When Dwane Casey was a young boy growing up in rural Kentucky, he wasn't allowed to swim in the town pool or play in its Little League.
At one time, the Toronto Raptors coach attended a blacks-only school. His grandfather Urey worked two jobs, the second of which was cleaning a hotel he wasn't permitted to eat in.
Casey is 57, a reminder of how recently racial segregation divided the southern United States. Given his position at the top of his profession, Casey is also a reminder of how far we've all come.
Here he is, decades later, facing a question about the alleged comments made by Los Angeles Clippers owner Donald Sterling, asked to react to bigotry in the midst of a sport he used as a tool to break down barriers.
"Coming through the 60s and 70s, living through racial discrimination and all the things we went through in those times, it's hurtful," Casey said on a Monday teleconference. "It shouldn't have a place in the NBA, if the comments are true."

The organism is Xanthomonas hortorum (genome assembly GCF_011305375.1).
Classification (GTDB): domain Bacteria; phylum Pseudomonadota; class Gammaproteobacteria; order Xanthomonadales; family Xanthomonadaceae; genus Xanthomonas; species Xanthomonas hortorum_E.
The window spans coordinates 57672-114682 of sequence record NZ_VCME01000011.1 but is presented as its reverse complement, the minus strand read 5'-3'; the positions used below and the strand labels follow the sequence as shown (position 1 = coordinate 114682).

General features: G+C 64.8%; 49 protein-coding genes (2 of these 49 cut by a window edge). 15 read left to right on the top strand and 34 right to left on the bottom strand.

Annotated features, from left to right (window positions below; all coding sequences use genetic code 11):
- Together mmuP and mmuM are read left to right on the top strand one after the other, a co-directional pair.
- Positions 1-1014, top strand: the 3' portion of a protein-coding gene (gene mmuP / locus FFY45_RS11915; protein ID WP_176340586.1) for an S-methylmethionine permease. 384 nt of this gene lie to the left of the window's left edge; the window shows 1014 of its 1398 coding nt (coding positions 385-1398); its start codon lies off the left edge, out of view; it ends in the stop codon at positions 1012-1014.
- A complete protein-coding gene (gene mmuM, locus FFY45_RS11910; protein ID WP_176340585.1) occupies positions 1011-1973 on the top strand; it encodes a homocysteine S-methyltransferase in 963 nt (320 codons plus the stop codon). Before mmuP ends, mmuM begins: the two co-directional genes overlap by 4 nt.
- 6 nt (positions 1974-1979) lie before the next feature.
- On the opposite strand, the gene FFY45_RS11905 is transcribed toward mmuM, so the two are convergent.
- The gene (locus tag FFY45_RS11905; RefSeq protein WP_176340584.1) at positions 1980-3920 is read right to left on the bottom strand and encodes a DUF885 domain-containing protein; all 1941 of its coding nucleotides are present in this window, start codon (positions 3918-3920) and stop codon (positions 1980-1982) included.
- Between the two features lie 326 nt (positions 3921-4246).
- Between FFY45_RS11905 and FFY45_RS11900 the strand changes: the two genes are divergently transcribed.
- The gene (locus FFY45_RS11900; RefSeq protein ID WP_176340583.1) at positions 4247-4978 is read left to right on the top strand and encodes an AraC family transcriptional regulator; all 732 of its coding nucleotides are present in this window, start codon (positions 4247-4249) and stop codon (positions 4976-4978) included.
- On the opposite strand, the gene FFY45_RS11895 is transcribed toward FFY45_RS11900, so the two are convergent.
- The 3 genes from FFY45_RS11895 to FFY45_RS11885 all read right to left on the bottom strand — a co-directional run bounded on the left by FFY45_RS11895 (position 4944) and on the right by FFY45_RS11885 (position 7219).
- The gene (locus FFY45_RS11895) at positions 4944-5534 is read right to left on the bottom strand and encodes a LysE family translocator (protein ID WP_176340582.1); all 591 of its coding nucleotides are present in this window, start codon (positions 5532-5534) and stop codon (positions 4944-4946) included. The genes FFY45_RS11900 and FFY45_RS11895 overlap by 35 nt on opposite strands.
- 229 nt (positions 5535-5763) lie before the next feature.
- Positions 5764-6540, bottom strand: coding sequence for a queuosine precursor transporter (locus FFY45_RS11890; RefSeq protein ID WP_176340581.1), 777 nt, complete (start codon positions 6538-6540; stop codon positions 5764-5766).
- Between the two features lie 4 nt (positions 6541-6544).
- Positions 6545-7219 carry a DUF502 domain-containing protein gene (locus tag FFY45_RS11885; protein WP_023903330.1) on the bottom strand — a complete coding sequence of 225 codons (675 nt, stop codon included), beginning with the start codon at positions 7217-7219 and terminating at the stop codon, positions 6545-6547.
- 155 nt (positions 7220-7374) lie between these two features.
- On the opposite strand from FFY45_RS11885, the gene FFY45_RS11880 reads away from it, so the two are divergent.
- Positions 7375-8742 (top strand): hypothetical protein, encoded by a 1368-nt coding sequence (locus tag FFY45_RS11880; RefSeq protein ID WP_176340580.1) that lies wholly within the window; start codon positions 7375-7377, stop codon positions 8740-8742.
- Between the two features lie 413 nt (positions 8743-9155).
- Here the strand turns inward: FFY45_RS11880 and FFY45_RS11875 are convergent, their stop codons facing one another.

While Casey is focused on his team's series with the Brooklyn Nets -- which is knotted at two games apiece – he's anxious to see NBA commissioner Adam Silver address the issue.
"I'm trusting and believing in Adam that he'll do an excellent job of investigating it and bringing it to a head and putting a stop to those kinds of feelings," said Casey. "I trust Adam, I know Adam, and I know what he stands for."
Casey recalls the unsettling presence of the Ku Klux Klan in his hometown of Morganfield, Ky., when civil rights activist Dick Gregory came to speak on the courthouse steps. In 1975, Casey became just the fifth African-American to suit up for the University of Kentucky Wildcats, a team that, until the late 1960s, had been defiantly all-white.
The recent comments purported to be from the LA Clippers 80-year-old owner have Casey appreciating his own position all the more.
"When [MLSE Chairman and co-owner] Larry Tanenbaum walked into the locker room last night," said Casey. "I was so thankful we have an owner like him because he's a good man to the core."